Wednesday, February 6, 2008

J.D. Salinger and Two Films of 2002

Hipster Hollywood screenwriters have always slavishly worshipped Catcher in the Rye, and five years ago, the cinema saw two products of such idolatry: Igby Goes Down and The Good Girl. Both feature frustrated youths tortured by the quotidian demands of contemporary society. In Igby, Kieran Culkin plays Jason "Igby Slocumb, a put-upon adolescent who always has some clever, post-modern retort to the latest episode of adult hypocrisy. In The Good Girl, Jake Gyllenhaal is "Holden" Worther, a character with his own Salinger obsession, although his character is a bit less self aware. Isn't it gilding the lily to name the protagonist of your Salinger-themed screenplay "Holden"? (The Good Girl also features actress Zooey Deschanel, named for one of the title characters in Salinger's "Franny and Zooey.").

Said the 2002 New York Times review of Igby:
What is it with "The Catcher in the Rye" these days? Is it just a coincidence that in a matter of months, the J. D. Salinger classic has rung two cinematic bells? (Three if you count "The Good Girl," in which Jennifer Aniston's character has an affair with a clinically depressed self-styled Holden Caulfield.) Nor should we forget the plaintively whimsical films of Wes Anderson, which flaunt a Salingeresque sense of their own rarefied sensibility.
But this trend is not new. Even as far back as 1989's Field of Dreams has a connection through is source material according to the Internet Movie Database:

In the novel, the reclusive author whom Kinsella sought out was J.D. Salinger, whose novel "Catcher In The Rye" included a character named Richard Kinsella. The producers of the film adaptation were forced to create a fictional reclusive author (James Earl Jones' character, Terrence Mann), because of the threat of legal action by Salinger, who was reportedly incensed when the novel was published in 1982.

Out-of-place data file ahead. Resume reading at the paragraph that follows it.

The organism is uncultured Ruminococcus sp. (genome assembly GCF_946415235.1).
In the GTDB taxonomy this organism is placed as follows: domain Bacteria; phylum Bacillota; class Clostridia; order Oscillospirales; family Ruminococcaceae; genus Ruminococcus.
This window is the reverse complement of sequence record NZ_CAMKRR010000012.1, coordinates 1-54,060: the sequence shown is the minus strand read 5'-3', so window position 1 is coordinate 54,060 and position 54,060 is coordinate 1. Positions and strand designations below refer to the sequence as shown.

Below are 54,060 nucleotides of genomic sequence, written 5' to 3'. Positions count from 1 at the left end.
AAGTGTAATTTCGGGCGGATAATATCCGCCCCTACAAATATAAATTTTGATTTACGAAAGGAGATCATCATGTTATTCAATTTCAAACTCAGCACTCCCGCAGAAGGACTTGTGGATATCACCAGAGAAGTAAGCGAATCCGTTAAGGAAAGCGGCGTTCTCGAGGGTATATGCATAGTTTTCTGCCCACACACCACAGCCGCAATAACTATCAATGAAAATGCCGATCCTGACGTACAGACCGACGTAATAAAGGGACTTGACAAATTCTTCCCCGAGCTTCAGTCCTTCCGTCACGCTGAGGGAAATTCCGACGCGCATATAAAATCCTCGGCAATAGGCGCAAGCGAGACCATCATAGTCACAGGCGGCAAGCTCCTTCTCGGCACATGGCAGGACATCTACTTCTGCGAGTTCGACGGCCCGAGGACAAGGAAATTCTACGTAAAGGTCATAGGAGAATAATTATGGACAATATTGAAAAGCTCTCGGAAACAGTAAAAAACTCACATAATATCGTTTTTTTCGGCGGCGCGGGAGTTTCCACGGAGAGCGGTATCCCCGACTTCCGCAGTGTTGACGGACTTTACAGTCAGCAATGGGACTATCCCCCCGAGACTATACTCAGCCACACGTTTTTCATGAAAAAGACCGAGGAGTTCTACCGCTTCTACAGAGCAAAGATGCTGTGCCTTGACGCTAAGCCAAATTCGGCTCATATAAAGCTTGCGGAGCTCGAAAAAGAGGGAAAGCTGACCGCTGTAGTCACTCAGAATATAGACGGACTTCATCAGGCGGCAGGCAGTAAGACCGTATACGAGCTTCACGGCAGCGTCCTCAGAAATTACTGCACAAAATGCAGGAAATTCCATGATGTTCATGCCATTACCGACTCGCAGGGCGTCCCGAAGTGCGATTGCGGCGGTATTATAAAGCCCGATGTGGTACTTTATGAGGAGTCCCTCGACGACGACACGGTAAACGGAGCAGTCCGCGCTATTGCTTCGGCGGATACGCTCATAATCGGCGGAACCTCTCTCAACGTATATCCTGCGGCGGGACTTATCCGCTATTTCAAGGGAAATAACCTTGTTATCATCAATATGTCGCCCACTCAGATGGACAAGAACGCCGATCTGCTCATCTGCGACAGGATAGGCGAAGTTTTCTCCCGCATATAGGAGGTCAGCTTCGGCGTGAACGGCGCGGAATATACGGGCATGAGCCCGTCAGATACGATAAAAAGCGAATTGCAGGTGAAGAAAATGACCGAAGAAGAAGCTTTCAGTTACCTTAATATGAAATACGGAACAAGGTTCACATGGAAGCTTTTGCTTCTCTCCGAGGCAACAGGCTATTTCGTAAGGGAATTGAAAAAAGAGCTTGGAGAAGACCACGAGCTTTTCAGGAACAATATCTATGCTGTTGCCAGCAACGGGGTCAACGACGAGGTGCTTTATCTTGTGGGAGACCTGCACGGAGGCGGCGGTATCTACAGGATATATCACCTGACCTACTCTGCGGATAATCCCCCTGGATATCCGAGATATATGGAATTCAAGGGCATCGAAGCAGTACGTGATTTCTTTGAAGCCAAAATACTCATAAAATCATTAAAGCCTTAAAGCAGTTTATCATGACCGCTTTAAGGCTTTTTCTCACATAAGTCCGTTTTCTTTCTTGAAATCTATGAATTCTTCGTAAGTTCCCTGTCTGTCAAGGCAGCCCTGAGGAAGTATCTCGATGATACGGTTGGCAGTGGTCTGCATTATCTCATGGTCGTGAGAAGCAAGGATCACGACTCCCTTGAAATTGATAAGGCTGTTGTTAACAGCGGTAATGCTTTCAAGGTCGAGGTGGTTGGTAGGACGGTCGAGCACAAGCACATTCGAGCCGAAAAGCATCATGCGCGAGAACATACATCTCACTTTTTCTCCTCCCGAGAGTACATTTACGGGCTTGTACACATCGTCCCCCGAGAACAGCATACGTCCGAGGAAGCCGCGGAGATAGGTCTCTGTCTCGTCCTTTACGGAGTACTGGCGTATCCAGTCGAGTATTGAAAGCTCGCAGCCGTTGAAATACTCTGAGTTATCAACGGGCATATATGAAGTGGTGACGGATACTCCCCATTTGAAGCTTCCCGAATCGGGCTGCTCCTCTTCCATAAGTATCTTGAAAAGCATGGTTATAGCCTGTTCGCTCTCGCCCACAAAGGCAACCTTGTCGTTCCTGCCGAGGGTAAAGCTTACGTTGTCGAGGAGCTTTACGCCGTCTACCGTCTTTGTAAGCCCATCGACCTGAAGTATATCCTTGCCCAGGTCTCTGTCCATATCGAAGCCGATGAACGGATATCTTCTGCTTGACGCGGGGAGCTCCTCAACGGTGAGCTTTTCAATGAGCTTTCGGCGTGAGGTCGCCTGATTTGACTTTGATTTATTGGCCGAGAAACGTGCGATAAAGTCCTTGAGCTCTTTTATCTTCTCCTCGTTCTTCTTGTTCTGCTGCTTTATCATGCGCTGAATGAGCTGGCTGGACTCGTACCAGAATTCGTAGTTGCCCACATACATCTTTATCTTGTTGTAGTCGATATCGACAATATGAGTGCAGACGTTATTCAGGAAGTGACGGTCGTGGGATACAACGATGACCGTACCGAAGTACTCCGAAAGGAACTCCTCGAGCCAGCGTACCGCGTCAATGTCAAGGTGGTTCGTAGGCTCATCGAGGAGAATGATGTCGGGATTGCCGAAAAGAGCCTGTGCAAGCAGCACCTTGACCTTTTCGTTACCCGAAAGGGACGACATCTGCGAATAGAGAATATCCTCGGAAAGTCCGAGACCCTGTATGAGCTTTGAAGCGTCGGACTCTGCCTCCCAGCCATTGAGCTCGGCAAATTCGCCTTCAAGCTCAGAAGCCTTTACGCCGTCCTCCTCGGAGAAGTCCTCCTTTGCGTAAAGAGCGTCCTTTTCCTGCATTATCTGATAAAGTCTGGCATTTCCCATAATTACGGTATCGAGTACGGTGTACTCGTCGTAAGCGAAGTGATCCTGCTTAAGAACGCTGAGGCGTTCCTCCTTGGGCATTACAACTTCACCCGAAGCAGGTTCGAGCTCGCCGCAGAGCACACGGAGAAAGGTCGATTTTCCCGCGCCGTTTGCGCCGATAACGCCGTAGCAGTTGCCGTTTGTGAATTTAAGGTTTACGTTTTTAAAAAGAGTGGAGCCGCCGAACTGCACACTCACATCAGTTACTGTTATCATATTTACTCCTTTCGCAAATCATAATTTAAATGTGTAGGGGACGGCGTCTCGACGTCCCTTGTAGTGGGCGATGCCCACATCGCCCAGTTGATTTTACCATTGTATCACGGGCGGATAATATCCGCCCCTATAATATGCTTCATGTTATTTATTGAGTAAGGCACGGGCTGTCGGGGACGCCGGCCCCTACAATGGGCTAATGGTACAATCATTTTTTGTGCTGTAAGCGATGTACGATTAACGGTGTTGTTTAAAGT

Click here for some photographs of Salinger's town, including one of his driveway.

So what is it that screenwriters, then, now, and everywhen heap worship upon Salinger? Is it because in high school, they, as the unappreciated and socially awkward writers, found solace in his works when their social oppressors were wooing cheerleaders and drinking cheap beer, activities they publicly held in disdain but secretly longed to join? Is it because Salinger captured the inarticulate social revulsion of adolescents and the maturation of those feelings of discomfort into more pronounced forms of adult awkwardness? Or is it because Salinger was cool and trendy in a way that John Grisham or other pop rubbish simply is not?

Perhaps the question is not why screenwriters or bloggers or journalists so adore Salinger. Might the inquiry best focus on why one would seek to translate that admiration into a theme or motif present in one's own work? By naming your protagonist after your own favorite protagonist, do you get to wink ever so slyly at yourself in the mirror and marvel at your own cleverness? Or are there other unforeseen rewards awaiting you, the writer of such things?

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